"Melissa," Agatha whispered. "But she doesn't know."

James closed his eyes and let out a long exhale. He knew what was coming next and decided to save his aunt the embarrassment of having to say it herself. "She's illegitimate, isn't she?"

Agatha nodded. "I had an affair. It lasted only a month. Oh, I was so young and so silly then."

James fought to keep his shock off of his face. His aunt had always been such a stickler for propriety; it was inconceivable that she could have dallied ouside of marriage. But, as she said, she'd been young and perhaps a little foolish, and after all she'd done for him in his life, he didn't feel he had the right to judge her. Agatha had been his savior, and if the need arose, he would lay down his life for her without a second's hesitation.

Agatha smiled sadly. "I didn't know what I was doing."

James weighed his words carefully before asking, “Your fear, then, is that your blackmailer will reveal this to society and shame Melissa?''

"I don't give a fig about society," Agatha said with a huff. “Half the lot of them are bastards themselves. Probably two-thirds of those not firstborn. It's Melissa I fear for. She's safely married to an earl, so the scandal won't touch her, but she was so close to Lord Danbury. He always said she was his special favorite. It would break her heart if she were to learn that he was not her true father."

James didn't remember Lord Danbury being much closer to Melissa than he was to any of his other children. In fact, he didn't recall Lord Danbury being close to his children, period. He had been a genial man, but distant. Definitely of the "children belong in the nursery and should be brought down for viewing no more than once a day" variety. Still, if Agatha felt that Melissa had been Lord Danbury's special favorite, who was he to argue?

"What are we going to do, James?" Agatha asked. "You are the only person I trust to help me through this unpleasantness. And with your background—''

"Have you received any more notes?" James interrupted. His aunt knew that he had once worked for the War Office. There was no harm in that, as he was no longer an active operative, but Agatha was ever curious, and always asking him about his exploits. And there were some things one just didn't want to discuss with one's aunt. Not to mention the fact that James could get himself hanged for divulging some of the information he'd learned over the years.

Agatha shook her head. "No. No notes."

“I’ll do a bit of preliminary investigating, but I suspect we won't learn anything until you receive another letter."

"You think there will be another one?"

James nodded grimly. "Blackmailers don't know how to quit while ahead. It's their fatal flaw. In the meantime, I shall play at being your new estate manager. But I do wonder how you expect me to do this without being recognized."

"I thought not being recognized was your particular forte."

"It is," he replied easily, "but unlike France, Spain, and even the south coast, I grew up here. Or at least I almost did."

Agatha's eyes suddenly lost their focus. James knew that she was thinking of his childhood, of all the times she'd faced his father in silent, angry showdowns, insisting that James was better off with the Danburys. "No one will recognize you," she finally assured him.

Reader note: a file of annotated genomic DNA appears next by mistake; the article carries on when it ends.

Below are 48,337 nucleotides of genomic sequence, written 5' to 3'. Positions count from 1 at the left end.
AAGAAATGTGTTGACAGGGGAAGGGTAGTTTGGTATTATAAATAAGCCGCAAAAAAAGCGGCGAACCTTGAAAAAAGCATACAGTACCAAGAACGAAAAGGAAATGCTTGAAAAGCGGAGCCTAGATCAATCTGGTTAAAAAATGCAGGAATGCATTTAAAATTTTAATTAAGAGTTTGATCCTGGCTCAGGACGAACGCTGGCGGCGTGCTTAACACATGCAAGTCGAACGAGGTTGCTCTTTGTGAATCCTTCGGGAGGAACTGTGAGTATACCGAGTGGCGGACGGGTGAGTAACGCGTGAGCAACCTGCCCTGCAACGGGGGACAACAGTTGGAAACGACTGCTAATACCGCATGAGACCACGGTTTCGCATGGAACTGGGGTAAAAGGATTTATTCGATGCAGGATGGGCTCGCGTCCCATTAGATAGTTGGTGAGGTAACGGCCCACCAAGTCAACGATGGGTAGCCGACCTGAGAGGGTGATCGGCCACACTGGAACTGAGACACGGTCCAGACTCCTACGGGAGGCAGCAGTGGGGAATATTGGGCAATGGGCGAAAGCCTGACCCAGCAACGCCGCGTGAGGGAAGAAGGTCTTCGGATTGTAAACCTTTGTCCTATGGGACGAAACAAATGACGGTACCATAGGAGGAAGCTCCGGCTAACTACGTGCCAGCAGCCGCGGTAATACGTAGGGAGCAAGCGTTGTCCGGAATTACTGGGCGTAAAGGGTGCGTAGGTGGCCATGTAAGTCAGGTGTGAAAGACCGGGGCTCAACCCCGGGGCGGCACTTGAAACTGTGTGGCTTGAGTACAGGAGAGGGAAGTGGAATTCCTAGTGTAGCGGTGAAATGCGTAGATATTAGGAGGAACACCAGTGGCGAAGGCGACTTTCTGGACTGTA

"He passed on last year."

"Oh. I'm sorry." He'd always liked the old butler.

"The new one is adequate, I suppose, although he had the effrontery the other day to ask me to call him Wilson."

James didn't know why he bothered, but he asked, "That wouldn't be his name, would it?"

"I suppose," she said with a little huff. "But how am I to remember that?''

"You just did."

She scowled at him. "If he's my butler, I'm calling him Cribbins. At my age it's dangerous to make any big changes."

"Agatha," James said, with far more patience than he felt, "may we return to the matter at hand?"

"About your being recognized."


"Everyone's gone. You haven't visited me for nearly ten years."

James ignored her accusing tone. "I see you all the time in London and you know it."

"It doesn't count."

He refused to ask why. He knew she was dying to give him a reason. "Is there anything in particular I need to know before assuming my role as estate manager?" he asked.

She shook her head. “What would you need to know?

I raised you properly. You should know everything there is to know about land management."

That much was true, although James had preferred to let managers watch over his estates since he'd assumed the title. It was easier, since he didn't particularly enjoy spending time at RiverdaleCastle. "Very well, then," he said, standing up. "As long as Cribbins the First is no longer with us—God rest his eternally patient soul—''

"What is that supposed to mean?"

His head fell slightly forward and to the side in an extremely sarcastic fashion. "Anyone who butlered for you for forty years deserves to be canonized."

"Impertinent bugger," she muttered.


"What's the use of holding my tongue at my age?"

He shook his head. "As I was trying to say earlier, as long as Cribbins is gone, being your estate manager is as good a disguise as any. Besides, I rather fancy spending some time out-of-doors while the weather is fine.''

"London was stifling?"


"The air or the people?"


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